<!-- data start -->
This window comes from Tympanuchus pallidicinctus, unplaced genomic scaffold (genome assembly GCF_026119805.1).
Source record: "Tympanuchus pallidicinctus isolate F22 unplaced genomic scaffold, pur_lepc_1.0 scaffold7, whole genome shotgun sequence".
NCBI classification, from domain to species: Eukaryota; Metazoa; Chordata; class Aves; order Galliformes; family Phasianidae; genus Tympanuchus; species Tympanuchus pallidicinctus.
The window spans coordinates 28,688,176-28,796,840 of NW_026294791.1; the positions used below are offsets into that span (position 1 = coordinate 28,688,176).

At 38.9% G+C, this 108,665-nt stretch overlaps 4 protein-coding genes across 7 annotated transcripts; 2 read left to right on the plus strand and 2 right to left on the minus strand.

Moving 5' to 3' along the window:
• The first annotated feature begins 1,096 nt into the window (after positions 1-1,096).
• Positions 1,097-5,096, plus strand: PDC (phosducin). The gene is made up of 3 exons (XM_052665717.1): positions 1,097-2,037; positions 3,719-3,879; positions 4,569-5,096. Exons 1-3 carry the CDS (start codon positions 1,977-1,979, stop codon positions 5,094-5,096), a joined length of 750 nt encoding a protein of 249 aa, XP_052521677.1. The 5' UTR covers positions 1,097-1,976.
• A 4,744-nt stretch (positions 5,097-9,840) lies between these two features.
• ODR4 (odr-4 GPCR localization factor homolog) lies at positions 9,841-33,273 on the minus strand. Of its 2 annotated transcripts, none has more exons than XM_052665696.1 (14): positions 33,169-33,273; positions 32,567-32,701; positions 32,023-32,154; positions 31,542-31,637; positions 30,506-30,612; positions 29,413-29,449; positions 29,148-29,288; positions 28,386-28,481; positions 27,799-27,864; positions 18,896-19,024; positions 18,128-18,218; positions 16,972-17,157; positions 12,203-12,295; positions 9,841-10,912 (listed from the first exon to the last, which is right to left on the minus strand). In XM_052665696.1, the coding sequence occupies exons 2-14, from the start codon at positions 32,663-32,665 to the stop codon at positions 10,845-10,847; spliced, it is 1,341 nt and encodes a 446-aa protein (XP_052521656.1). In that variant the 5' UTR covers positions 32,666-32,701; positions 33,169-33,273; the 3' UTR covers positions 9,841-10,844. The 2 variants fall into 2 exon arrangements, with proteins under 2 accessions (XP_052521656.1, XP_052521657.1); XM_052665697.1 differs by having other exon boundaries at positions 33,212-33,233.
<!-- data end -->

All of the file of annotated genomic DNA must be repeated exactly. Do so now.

This window comes from Tympanuchus pallidicinctus, unplaced genomic scaffold (genome assembly GCF_026119805.1).
Source record: "Tympanuchus pallidicinctus isolate F22 unplaced genomic scaffold, pur_lepc_1.0 scaffold7, whole genome shotgun sequence".
NCBI classification, from domain to species: Eukaryota; Metazoa; Chordata; class Aves; order Galliformes; family Phasianidae; genus Tympanuchus; species Tympanuchus pallidicinctus.
The window spans coordinates 28,688,176-28,796,840 of NW_026294791.1; the positions used below are offsets into that span (position 1 = coordinate 28,688,176).

At 38.9% G+C, this 108,665-nt stretch overlaps 4 protein-coding genes across 7 annotated transcripts; 2 read left to right on the plus strand and 2 right to left on the minus strand.

Moving 5' to 3' along the window:
• The first annotated feature begins 1,096 nt into the window (after positions 1-1,096).
• Positions 1,097-5,096, plus strand: PDC (phosducin). The gene is made up of 3 exons (XM_052665717.1): positions 1,097-2,037; positions 3,719-3,879; positions 4,569-5,096. Exons 1-3 carry the CDS (start codon positions 1,977-1,979, stop codon positions 5,094-5,096), a joined length of 750 nt encoding a protein of 249 aa, XP_052521677.1. The 5' UTR covers positions 1,097-1,976.
• A 4,744-nt stretch (positions 5,097-9,840) lies between these two features.
• ODR4 (odr-4 GPCR localization factor homolog) lies at positions 9,841-33,273 on the minus strand. Of its 2 annotated transcripts, none has more exons than XM_052665696.1 (14): positions 33,169-33,273; positions 32,567-32,701; positions 32,023-32,154; positions 31,542-31,637; positions 30,506-30,612; positions 29,413-29,449; positions 29,148-29,288; positions 28,386-28,481; positions 27,799-27,864; positions 18,896-19,024; positions 18,128-18,218; positions 16,972-17,157; positions 12,203-12,295; positions 9,841-10,912 (listed from the first exon to the last, which is right to left on the minus strand). In XM_052665696.1, the coding sequence occupies exons 2-14, from the start codon at positions 32,663-32,665 to the stop codon at positions 10,845-10,847; spliced, it is 1,341 nt and encodes a 446-aa protein (XP_052521656.1). In that variant the 5' UTR covers positions 32,666-32,701; positions 33,169-33,273; the 3' UTR covers positions 9,841-10,844. The 2 variants fall into 2 exon arrangements, with proteins under 2 accessions (XP_052521656.1, XP_052521657.1); XM_052665697.1 differs by having other exon boundaries at positions 33,212-33,233.